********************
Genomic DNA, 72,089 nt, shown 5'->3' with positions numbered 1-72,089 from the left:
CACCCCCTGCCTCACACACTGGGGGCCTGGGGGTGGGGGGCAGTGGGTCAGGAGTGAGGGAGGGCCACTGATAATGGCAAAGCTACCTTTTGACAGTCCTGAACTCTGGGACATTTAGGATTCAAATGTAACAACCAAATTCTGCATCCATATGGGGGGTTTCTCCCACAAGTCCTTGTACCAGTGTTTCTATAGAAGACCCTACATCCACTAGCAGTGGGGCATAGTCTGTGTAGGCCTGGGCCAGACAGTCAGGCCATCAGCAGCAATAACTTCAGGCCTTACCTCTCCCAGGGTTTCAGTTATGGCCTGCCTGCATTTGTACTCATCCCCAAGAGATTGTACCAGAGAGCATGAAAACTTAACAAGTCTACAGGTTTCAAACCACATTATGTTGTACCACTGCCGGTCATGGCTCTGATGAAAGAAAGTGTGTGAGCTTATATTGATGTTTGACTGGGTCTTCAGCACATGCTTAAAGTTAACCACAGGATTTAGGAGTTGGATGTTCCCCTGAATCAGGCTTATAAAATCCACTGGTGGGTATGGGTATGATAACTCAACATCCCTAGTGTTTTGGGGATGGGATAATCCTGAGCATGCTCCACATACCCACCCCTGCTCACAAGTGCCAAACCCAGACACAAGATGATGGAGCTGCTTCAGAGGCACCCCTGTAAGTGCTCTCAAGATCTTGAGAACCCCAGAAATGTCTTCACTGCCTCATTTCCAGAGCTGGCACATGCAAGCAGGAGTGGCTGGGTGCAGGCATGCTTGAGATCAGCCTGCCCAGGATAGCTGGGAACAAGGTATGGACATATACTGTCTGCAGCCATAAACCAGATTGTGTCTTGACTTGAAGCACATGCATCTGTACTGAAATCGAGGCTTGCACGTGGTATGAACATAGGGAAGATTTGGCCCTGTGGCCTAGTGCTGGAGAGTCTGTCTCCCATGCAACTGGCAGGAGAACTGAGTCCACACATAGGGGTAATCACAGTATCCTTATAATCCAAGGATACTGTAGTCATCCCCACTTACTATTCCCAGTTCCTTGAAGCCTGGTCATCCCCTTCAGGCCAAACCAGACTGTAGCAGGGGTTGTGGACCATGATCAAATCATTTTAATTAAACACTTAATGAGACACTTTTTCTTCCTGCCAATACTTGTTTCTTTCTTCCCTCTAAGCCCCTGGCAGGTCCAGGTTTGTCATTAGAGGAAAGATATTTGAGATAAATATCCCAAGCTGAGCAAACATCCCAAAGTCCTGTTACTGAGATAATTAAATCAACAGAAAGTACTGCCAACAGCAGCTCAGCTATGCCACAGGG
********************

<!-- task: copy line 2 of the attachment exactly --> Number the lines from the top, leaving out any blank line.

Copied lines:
CACCCCCTGCCTCACACACTGGGGGCCTGGGGGTGGGGGGCAGTGGGTCAGGAGTGAGGGAGGGCCACTGATAATGGCAAAGCTACCTTTTGACAGTCCTGAACTCTGGGACATTTAGGATTCAAATGTAACAACCAAATTCTGCATCCATATGGGGGGTTTCTCCCACAAGTCCTTGTACCAGTGTTTCTATAGAAGACCCTACATCCACTAGCAGTGGGGCATAGTCTGTGTAGGCCTGGGCCAGACAGTCAGGCCATCAGCAGCAATAACTTCAGGCCTTACCTCTCCCAGGGTTTCAGTTATGGCCTGCCTGCATTTGTACTCATCCCCAAGAGATTGTACCAGAGAGCATGAAAACTTAACAAGTCTACAGGTTTCAAACCACATTATGTTGTACCACTGCCGGTCATGGCTCTGATGAAAGAAAGTGTGTGAGCTTATATTGATGTTTGACTGGGTCTTCAGCACATGCTTAAAGTTAACCACAGGATTTAGGAGTTGGATGTTCCCCTGAATCAGGCTTATAAAATCCACTGGTGGGTATGGGTATGATAACTCAACATCCCTAGTGTTTTGGGGATGGGATAATCCTGAGCATGCTCCACATACCCACCCCTGCTCACAAGTGCCAAACCCAGACACAAGATGATGGAGCTGCTTCAGAGGCACCCCTGTAAGTGCTCTCAAGATCTTGAGAACCCCAGAAATGTCTTCACTGCCTCATTTCCAGAGCTGGCACATGCAAGCAGGAGTGGCTGGGTGCAGGCATGCTTGAGATCAGCCTGCCCAGGATAGCTGGGAACAAGGTATGGACATATACTGTCTGCAGCCATAAACCAGATTGTGTCTTGACTTGAAGCACATGCATCTGTACTGAAATCGAGGCTTGCACGTGGTATGAACATAGGGAAGATTTGGCCCTGTGGCCTAGTGCTGGAGAGTCTGTCTCCCATGCAACTGGCAGGAGAACTGAGTCCACACATAGGGGTAATCACAGTATCCTTATAATCCAAGGATACTGTAGTCATCCCCACTTACTATTCCCAGTTCCTTGAAGCCTGGTCATCCCCTTCAGGCCAAACCAGACTGTAGCAGGGGTTGTGGACCATGATCAAATCATTTTAATTAAACACTTAATGAGACACTTTTTCTTCCTGCCAATACTTGTTTCTTTCTTCCCTCTAAGCCCCTGGCAGGTCCAGGTTTGTCATTAGAGGAAAGATATTTGAGATAAATATCCCAAGCTGAGCAAACATCCCAAAGTCCTGTTACTGAGATAATTAAATCAACAGAAAGTACTGCCAACAGCAGCTCAGCTATGCCACAGGG